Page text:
RIGA - Russian Ambassador to Latvia Alexander Veshnyakov says he is concerned about the anti-Russia sentiment increasing in Latvia ahead of the upcoming municipal elections next year, reports LETA. In an interview on Latvian State Radio’s Program 4 on Dec. 7, the ambassador added that several candidates, including from Latvia’s leading parties, had made unfriendly comments about Russia.
Veshnyakov reiterated that 2012 cannot be considered a successful year in Latvian-Russian relations. Several actions by Latvia, for example, Latvia’s accusations during the Russian language referendum, the Security Police reports on Russia’s supposedly secret goals in Latvia and the country’s decision to blacklist Russian citizens have had a negative impact on relations.
The ambassador did mention some positive developments - the bilateral agreement on double taxation avoidance is scheduled to take effect in 2013; the growth of Latvian-Russian trade continues, and the sides are working on drafting a cultural program for 2013-2015.
History not easily forgotten
Relations need to improve, but an acceptance of historical issues remains a sticking point. Ignoring historical injustices doesn’t promote healing of the recent, Soviet-era wounds.
Historian Peteris Zvidrins said on Dec. 7 at the presentation of his new book, titled ‘Padomju Savienibas nodaritie zaudejumi Baltija’ (‘Losses sustained by the Baltics under Soviet rule’) that the Soviet occupation of Latvia caused severe demographic losses to the country - direct losses total just over 10 million man years.
Zvidrins pointed out that the Soviet deportations and the annexation of Abrene caused a large portion of these demographic losses. However, included in the calculations was also the effect of the Chernobyl nuclear disaster, migration in the post-war period, as well as the participation of Latvian soldiers in the Soviet-Afghan War.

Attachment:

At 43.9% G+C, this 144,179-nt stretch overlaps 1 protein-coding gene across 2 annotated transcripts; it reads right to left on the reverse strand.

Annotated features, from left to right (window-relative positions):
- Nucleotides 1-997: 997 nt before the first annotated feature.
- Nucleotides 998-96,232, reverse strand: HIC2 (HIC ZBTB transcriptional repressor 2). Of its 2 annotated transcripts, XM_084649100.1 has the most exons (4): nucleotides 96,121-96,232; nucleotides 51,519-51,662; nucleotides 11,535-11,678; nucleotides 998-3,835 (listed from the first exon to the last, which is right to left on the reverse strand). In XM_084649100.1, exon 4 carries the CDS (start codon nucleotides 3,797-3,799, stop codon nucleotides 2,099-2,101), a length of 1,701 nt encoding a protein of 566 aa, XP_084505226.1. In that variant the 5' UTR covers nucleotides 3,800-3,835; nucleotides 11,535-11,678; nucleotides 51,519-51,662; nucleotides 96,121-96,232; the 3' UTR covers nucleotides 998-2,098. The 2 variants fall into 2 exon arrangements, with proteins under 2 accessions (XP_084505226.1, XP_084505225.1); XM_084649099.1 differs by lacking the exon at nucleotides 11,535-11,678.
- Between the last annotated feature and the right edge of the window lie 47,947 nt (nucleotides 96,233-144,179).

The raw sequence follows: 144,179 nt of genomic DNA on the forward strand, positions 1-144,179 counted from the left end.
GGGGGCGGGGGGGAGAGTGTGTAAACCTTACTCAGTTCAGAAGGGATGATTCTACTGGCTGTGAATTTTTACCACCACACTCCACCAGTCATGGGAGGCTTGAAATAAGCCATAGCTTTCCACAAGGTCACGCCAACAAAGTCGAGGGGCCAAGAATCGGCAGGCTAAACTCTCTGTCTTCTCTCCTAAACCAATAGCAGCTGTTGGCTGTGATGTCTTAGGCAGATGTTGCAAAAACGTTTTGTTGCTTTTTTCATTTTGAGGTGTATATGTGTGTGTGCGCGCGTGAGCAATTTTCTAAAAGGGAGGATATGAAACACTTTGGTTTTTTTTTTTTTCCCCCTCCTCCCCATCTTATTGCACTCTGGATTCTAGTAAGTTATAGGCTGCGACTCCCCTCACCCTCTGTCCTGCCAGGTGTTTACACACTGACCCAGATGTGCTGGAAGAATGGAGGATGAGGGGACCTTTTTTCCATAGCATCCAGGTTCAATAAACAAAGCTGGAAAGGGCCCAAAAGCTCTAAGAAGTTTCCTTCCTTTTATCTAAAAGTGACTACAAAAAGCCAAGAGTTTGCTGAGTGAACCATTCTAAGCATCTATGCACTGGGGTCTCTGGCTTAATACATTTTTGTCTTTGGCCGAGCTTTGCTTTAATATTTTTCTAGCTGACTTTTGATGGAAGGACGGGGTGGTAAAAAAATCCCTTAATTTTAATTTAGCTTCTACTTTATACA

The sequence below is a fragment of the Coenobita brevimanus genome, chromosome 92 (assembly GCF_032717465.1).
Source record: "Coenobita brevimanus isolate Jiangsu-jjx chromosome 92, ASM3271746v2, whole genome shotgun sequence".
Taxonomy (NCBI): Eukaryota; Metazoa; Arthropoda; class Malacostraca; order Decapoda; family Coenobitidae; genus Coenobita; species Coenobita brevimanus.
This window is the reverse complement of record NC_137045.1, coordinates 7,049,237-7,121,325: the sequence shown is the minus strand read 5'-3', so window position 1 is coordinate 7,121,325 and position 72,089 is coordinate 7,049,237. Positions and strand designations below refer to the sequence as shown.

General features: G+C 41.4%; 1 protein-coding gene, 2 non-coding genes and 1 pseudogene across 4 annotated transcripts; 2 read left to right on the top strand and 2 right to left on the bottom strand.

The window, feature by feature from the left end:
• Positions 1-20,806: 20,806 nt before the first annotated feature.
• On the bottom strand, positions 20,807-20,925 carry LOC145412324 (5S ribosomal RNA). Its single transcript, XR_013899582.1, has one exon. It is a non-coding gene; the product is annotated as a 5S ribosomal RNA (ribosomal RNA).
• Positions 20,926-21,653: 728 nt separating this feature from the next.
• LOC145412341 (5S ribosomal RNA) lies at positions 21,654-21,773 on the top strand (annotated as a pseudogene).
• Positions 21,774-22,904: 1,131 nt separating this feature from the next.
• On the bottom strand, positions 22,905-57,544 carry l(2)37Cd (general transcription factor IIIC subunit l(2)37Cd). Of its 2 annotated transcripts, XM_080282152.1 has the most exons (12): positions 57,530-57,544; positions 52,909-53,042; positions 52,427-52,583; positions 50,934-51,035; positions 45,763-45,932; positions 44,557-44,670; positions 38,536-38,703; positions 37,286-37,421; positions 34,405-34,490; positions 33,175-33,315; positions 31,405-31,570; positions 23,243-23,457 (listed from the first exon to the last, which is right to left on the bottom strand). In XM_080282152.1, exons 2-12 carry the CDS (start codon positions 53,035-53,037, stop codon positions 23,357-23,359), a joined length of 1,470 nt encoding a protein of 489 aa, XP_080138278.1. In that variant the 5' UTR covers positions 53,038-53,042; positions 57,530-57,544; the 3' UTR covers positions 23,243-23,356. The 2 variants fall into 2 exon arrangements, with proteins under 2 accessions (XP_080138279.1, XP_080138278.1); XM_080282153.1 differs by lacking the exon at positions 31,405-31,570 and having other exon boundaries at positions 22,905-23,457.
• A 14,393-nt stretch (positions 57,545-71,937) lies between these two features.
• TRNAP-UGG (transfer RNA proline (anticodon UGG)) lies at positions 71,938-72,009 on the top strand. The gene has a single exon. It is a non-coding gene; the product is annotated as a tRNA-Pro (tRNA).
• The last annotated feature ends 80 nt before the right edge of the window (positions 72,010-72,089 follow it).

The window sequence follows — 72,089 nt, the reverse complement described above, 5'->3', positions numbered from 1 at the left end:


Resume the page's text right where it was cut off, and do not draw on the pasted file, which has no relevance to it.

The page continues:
Indirect demographic losses sustained during the Soviet occupation were even larger - approximately 20 million man years. This was influenced by the mobilization of over 600,000 Latvian residents into the Soviet army, who spent a portion of their life away from home. The deportations also caused indirect demographic losses due to the fact that many women were deprived of the right to bear children.
Also calculated was what Latvia’s annual output would be if the Soviet occupation never took place - three times more than what it is now. There would be larger salaries, pensions, budget revenue and quality of life.
European Parliament Member Inese Vaidere at the presentation recalled the European Council’s announcement last year that totalitarian regimes are equally condemnable, and that it is the obligation of each country to research what took place under these regimes. As one of the main losses suffered during the Soviet occupation, Vaidere pointed to the 1.42 million man years lost by those who were deported and/or executed, and the children that could have been born, but weren’t.
The head of the Latvian Occupation Research Association Ruta Pazdere said that there are many Latvian citizens who are afraid to speak about the Soviet occupation, but that this must be done. “This is our common history. History forms our future,” Pazdere said.
She said that there are many myths within Latvian society about the Soviet era, as one portion of residents praise this era, saying that it was possible to make a living and get work, while others remind us that this was a period of deportations and a large deficit.
Approximately 90 percent of factories that operated in the Latvian SSR fulfilled military orders, historian Ilgonis Upmalis said at the presentation. There were 17 factories in Latvia that only fulfilled military orders.
“The Liepaja bakery complex not only produced bread, but also produced eight tons of biscuits daily for military use. These biscuits were meant for the military reserve,” the historian said. Military orders were also fulfilled by socks manufacturers, factories manufacturing matches, and many other factories.
Another example he mentions is the Olaine Pharmaceutical Factory, which not only produced medicine, but also materials for chemical and biological weapons. He said that he was surprised when he interviewed factory workers that they did not know for what purposes these materials were being manufactured.
Upmalis also pointed to the environmental damage caused, especially at Olaine, where the pharmaceutical factory dumped chemical materials. “‘If you visit any ponds near Olaine, or the surrounding forests, you can take the town’s notorious drug users, and they will be able to get high right there,” the historian added with irony.